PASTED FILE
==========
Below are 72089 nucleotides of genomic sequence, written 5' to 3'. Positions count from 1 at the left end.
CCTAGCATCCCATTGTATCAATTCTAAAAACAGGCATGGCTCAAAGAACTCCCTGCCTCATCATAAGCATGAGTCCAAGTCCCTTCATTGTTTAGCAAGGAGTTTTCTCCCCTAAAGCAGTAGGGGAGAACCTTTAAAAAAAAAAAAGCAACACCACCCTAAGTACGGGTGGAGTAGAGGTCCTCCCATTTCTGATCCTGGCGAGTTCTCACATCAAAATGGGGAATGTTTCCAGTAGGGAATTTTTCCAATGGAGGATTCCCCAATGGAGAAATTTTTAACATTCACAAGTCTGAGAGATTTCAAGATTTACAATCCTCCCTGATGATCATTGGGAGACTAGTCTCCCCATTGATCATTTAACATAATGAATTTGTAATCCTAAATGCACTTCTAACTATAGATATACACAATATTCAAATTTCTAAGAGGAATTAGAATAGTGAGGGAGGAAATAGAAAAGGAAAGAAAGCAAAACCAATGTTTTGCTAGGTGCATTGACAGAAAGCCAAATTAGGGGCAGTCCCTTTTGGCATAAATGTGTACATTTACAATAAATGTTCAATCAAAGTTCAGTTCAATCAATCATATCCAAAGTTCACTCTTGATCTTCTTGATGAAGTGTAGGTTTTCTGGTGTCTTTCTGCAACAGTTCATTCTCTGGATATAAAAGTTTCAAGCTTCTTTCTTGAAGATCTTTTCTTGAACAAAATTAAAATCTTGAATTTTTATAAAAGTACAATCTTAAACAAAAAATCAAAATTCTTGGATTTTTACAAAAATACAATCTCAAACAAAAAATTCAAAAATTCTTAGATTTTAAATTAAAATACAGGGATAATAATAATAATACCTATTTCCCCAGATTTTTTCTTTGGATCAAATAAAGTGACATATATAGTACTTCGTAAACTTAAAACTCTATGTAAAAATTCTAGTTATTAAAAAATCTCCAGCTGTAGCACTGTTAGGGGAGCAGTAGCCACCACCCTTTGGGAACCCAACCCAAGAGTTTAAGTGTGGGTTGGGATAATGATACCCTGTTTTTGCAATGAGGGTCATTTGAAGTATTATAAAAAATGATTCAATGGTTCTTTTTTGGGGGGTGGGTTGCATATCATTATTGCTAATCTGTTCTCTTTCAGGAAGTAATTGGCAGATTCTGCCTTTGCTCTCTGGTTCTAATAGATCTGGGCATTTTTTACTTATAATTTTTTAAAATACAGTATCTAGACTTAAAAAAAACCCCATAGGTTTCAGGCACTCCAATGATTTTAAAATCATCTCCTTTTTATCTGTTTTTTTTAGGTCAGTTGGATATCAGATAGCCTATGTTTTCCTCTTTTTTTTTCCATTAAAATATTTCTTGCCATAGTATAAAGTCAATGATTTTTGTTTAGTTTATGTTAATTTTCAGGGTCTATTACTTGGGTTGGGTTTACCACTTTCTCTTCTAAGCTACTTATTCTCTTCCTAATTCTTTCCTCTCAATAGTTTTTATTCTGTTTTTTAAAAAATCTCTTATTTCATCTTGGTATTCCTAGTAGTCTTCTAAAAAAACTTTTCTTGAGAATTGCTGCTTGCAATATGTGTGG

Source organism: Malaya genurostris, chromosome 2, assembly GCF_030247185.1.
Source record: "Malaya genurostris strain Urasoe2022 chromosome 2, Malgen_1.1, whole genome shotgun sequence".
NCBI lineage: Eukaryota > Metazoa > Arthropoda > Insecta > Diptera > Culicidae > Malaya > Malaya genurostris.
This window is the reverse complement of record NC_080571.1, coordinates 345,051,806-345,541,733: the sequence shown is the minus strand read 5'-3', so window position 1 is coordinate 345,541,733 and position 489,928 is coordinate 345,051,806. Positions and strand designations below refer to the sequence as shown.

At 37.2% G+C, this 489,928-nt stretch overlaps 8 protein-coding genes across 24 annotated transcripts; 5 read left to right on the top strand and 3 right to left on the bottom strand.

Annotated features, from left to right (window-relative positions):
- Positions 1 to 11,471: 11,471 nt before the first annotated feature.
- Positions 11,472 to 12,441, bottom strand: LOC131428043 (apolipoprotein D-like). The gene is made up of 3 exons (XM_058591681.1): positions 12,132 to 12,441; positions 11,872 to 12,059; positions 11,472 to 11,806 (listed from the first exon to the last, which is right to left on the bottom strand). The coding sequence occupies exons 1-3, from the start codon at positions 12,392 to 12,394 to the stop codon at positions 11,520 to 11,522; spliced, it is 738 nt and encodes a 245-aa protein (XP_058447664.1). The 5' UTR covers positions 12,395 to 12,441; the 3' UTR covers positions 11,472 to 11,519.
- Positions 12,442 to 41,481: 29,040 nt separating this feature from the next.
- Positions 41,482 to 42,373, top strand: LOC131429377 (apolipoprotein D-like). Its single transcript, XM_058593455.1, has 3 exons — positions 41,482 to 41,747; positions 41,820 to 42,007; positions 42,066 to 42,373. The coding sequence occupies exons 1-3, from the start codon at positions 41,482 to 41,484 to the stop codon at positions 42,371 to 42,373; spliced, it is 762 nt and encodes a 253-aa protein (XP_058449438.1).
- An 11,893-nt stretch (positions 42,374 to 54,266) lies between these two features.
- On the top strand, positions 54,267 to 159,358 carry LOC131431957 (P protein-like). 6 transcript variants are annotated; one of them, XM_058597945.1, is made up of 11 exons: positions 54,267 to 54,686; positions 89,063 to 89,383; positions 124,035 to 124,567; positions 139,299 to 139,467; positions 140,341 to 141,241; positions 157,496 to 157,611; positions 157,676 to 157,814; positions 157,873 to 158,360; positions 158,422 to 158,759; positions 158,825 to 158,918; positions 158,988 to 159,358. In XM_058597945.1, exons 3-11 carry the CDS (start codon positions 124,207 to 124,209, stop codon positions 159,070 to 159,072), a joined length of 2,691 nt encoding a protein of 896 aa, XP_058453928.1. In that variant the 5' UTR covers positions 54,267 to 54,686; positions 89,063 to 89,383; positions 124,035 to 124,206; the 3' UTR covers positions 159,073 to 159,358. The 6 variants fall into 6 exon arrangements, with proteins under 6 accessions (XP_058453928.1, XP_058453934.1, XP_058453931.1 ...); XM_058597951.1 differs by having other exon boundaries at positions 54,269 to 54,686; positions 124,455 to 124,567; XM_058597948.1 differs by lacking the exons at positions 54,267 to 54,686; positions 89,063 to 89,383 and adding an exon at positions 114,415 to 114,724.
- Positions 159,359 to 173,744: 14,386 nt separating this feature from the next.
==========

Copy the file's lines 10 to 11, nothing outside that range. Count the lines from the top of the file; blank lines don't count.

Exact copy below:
- Positions 11,472 to 12,441, bottom strand: LOC131428043 (apolipoprotein D-like). The gene is made up of 3 exons (XM_058591681.1): positions 12,132 to 12,441; positions 11,872 to 12,059; positions 11,472 to 11,806 (listed from the first exon to the last, which is right to left on the bottom strand). The coding sequence occupies exons 1-3, from the start codon at positions 12,392 to 12,394 to the stop codon at positions 11,520 to 11,522; spliced, it is 738 nt and encodes a 245-aa protein (XP_058447664.1). The 5' UTR covers positions 12,395 to 12,441; the 3' UTR covers positions 11,472 to 11,519.
- Positions 12,442 to 41,481: 29,040 nt separating this feature from the next.